3 Things About PayPal That Smart Investors Know

Ever since its founding more than two decades ago, PayPal (PYPL -0.04%) has been a true trailblazer in the world of electronic payments. However, the stock has largely been a disappointment for shareholders. As of this writing, shares are 76% below their all-time high, and they are down 2% in 2023, missing the broader market’s rally.

Before deciding to add this popular fintech stock to your portfolio, it’s best to gain a better understanding about the business. Here are three things the smartest investors know about PayPal. 

1. PayPal’s different services

Shareholders might know that PayPal has 433 million active accounts and processed $1.36 trillion of total payment volume (TPV) in 2022. But investors may not know the PayPal network is made up of some major pieces.

For starters, PayPal operates its own branded-checkout service, which is what many consumers see when they find themselves trying to buy something online and want to finish the transaction safely and seamlessly. PayPal is the most widely accepted digital wallet in North America and Europe, and its competition isn’t even close to the same level of ubiquity there. 

Then there’s Braintree, the company’s unbranded-processing solution for merchants to accept digital payments. In 2022, Braintree’s TPV jumped 40% year over year to total $408 billion, so it’s a significant part of the business. This growth was much faster than any other segment.

PayPal also owns Venmo, the popular peer-to-peer payments network. Venmo’s TPV increased 9% in Q1 2023 to $63 billion, so it’s a smaller division. Venmo recently announced an enhanced partnership with Microsoft that lets customers pay in multiple ways. And Amazon customers can pay with their Venmo balances.

2. Macrosensitivity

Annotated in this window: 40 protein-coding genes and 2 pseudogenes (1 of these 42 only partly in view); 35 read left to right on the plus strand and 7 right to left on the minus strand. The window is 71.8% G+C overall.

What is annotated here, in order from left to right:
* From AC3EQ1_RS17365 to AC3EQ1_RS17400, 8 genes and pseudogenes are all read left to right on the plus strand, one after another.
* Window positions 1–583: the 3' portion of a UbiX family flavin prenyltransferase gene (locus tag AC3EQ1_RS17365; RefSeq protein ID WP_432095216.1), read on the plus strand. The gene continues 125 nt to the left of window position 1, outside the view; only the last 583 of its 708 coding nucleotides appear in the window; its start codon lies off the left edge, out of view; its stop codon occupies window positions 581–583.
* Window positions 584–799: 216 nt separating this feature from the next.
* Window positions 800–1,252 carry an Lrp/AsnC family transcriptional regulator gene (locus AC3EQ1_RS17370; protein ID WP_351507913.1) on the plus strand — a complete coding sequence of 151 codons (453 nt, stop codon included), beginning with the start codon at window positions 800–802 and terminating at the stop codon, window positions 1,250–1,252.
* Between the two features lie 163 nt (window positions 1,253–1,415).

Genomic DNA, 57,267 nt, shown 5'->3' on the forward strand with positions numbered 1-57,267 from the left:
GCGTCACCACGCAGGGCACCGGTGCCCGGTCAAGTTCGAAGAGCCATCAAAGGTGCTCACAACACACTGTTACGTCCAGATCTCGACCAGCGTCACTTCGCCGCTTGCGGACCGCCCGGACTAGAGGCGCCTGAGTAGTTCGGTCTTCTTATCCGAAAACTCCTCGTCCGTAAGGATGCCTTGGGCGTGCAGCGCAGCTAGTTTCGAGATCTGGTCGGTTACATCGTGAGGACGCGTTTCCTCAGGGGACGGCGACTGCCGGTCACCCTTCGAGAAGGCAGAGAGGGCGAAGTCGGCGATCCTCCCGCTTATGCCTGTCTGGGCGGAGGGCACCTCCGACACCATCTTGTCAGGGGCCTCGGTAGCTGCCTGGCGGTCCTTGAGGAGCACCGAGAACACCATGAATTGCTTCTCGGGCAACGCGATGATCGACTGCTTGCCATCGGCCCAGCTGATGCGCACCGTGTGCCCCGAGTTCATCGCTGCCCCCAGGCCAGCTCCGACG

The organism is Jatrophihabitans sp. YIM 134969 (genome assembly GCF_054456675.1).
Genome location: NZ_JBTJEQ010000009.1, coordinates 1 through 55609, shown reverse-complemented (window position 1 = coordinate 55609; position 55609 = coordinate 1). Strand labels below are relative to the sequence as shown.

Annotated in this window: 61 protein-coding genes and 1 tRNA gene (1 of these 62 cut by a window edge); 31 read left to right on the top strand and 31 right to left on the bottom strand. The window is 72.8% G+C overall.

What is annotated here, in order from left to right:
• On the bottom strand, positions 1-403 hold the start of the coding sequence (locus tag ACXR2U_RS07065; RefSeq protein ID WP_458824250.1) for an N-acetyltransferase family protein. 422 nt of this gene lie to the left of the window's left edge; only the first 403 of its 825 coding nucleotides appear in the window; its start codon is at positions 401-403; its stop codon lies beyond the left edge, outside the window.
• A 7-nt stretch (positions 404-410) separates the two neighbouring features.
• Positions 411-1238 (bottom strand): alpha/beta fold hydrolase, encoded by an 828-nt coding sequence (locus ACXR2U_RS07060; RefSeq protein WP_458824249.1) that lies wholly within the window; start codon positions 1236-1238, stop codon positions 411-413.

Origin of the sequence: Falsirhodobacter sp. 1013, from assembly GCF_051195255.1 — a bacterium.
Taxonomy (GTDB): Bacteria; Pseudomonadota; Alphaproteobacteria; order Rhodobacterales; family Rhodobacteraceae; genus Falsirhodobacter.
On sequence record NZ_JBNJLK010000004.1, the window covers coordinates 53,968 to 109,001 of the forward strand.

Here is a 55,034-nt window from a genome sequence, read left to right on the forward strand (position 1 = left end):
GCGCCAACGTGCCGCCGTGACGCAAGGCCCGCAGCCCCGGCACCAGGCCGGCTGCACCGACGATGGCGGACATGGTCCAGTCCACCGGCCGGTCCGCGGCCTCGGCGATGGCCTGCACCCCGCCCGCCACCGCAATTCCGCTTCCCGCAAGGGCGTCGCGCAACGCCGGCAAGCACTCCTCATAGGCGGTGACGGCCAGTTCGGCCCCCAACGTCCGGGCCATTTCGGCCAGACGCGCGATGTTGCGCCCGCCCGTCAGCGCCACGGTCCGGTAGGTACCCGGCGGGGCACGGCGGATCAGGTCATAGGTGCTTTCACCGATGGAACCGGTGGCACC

Part of the reason that PayPal’s stock has been crushed is the difficult macroeconomic environment that took hold in 2022. The business reported slower revenue growth throughout last year. And in the first three months of 2023, revenue was up just 9%. Investors haven’t been accustomed to seeing single-digit gains from PayPal. 

PayPal’s business was firing on all cylinders during the depths of the pandemic when consumers, who were flush with cash, turned their spending to online shopping. However, spending behavior normalized as the pandemic economy changed alongside easing concerns about COVID-19, which explains PayPal’s difficult year-over-year financial comparisons.

Moreover, because PayPal’s network leans more toward discretionary purchase items, it will face headwinds in recessionary periods. That’s something investors should keep in mind right now.

The flipside is that in inflationary scenarios, PayPal can be a natural hedge. If people are forced to pay more for things, the fees that the company earns can go up as well.

3. New leadership 

Dan Schulman has been the CEO of PayPal even before it spun off from eBay in 2015. He has spearheaded the organization, driving impressive TPV, revenue, and user growth. And at one point in July 2021, the stock was up 740% in just six years’ time.

But there are easy arguments to make about Schulman’s blunders, most notably poor capital-allocation decisions. Since he became CEO, PayPal has made sizable acquisitions, like the $4 billion purchase of Honey and the $2.7 billion purchase of Paidy. It’s hard to gauge how much value, if any, these deals have brought to PayPal.

The business also still holds equity interests in Uber and Mercado Libre that were made in 2019. Are these really core to the company’s operations? Maybe PayPal would be better off selling these positions and redirecting the capital toward greater share repurchases.

It’s anyone’s guess who the new CEO, scheduled to take over at the start of 2024, will be. But I’m sure shareholders are hoping that person can breathe signs of life into PayPal.

John Mackey, former CEO of Whole Foods Market, an Amazon subsidiary, is a member of The Motley Fool’s board of directors. Neil Patel has no position in any of the stocks mentioned. The Motley Fool has positions in and recommends Amazon.com, Microsoft, and PayPal. The Motley Fool recommends eBay and recommends the following options: short July 2023 $47.50 calls on eBay and short September 2023 $67.50 puts on PayPal. The Motley Fool has a disclosure policy.

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